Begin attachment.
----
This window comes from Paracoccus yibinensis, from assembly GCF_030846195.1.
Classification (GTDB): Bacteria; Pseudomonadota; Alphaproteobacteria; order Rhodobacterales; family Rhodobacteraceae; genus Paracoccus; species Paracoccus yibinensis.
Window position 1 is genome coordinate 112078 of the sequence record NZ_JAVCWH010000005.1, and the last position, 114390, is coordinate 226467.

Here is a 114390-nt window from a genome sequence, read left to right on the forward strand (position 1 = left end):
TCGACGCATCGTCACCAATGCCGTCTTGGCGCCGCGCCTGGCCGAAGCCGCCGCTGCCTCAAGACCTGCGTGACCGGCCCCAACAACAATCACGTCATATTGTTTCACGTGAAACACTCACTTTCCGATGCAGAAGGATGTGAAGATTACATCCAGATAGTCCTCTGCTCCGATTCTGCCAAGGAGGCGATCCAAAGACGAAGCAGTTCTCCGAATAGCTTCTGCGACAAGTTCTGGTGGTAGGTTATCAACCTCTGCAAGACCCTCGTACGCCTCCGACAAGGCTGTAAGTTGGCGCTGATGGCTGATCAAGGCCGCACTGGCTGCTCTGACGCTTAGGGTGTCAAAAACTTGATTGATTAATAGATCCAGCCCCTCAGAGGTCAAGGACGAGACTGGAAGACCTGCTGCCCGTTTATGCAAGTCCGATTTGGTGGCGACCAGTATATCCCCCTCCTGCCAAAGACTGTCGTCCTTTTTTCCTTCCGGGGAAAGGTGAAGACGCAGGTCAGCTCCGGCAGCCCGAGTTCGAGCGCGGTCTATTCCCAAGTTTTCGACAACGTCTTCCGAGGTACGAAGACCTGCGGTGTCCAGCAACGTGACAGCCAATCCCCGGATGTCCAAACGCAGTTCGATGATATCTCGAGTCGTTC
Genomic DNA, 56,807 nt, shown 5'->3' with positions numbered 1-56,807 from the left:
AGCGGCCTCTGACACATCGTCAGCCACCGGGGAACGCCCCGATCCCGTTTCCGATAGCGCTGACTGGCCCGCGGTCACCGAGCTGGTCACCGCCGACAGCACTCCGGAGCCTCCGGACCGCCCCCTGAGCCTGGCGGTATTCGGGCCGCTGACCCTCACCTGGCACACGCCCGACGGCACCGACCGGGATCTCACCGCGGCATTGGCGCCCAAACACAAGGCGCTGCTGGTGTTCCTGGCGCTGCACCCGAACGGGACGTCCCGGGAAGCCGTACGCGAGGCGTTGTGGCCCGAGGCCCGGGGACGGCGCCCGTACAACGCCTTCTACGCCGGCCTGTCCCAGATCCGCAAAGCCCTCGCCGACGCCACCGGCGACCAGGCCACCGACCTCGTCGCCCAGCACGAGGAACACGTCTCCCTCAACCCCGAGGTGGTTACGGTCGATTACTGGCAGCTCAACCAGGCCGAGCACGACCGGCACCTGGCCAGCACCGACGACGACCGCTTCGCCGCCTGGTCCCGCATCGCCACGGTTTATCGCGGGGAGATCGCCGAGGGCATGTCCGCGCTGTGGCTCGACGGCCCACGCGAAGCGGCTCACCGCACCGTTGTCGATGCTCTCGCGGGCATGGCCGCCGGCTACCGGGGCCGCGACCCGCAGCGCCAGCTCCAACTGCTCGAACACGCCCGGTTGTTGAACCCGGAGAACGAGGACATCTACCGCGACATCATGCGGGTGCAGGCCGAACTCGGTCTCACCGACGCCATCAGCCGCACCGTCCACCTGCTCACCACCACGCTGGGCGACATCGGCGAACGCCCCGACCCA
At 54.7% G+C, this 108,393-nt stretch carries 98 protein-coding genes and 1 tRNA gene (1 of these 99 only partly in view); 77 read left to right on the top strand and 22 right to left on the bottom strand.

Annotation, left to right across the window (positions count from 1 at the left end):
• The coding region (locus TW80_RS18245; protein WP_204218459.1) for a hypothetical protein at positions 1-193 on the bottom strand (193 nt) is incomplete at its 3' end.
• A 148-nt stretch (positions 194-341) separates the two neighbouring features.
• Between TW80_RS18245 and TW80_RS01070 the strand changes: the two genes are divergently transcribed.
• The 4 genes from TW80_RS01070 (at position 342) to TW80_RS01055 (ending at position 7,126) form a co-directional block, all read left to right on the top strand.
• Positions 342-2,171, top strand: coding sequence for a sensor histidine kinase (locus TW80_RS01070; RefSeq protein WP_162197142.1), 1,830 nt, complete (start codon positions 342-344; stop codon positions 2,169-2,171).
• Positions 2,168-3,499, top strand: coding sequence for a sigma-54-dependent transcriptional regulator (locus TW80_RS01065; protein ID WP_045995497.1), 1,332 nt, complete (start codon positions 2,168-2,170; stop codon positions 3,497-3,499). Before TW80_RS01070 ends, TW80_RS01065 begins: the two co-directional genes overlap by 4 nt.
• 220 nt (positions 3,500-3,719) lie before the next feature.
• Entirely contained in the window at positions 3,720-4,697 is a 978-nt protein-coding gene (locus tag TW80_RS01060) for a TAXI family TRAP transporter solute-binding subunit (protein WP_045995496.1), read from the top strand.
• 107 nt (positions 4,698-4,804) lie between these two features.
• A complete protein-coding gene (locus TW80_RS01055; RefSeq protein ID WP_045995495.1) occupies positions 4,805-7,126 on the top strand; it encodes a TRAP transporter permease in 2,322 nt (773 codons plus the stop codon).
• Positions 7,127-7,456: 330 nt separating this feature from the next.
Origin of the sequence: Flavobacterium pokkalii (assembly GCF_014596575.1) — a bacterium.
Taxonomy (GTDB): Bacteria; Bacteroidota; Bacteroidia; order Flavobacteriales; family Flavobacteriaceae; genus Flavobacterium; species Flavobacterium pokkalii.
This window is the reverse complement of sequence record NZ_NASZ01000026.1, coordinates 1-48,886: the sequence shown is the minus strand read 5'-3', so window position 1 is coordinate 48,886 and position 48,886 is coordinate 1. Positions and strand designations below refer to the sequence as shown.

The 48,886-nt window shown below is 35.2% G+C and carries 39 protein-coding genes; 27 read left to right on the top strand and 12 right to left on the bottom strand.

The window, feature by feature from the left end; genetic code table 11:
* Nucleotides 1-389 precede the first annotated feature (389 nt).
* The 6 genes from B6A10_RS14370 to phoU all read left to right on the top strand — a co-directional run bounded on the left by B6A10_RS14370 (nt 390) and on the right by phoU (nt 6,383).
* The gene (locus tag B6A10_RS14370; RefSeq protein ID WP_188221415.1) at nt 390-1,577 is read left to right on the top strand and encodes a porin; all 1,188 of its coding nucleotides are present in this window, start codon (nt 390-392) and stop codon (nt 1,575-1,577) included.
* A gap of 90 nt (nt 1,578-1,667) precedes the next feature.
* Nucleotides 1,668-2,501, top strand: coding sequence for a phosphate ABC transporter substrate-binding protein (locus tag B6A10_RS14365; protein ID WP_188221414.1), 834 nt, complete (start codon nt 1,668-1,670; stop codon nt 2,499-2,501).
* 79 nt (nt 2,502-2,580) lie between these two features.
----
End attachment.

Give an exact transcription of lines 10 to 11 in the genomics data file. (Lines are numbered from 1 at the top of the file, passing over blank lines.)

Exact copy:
• The coding region (locus TW80_RS18245; protein WP_204218459.1) for a hypothetical protein at positions 1-193 on the bottom strand (193 nt) is incomplete at its 3' end.
• A 148-nt stretch (positions 194-341) separates the two neighbouring features.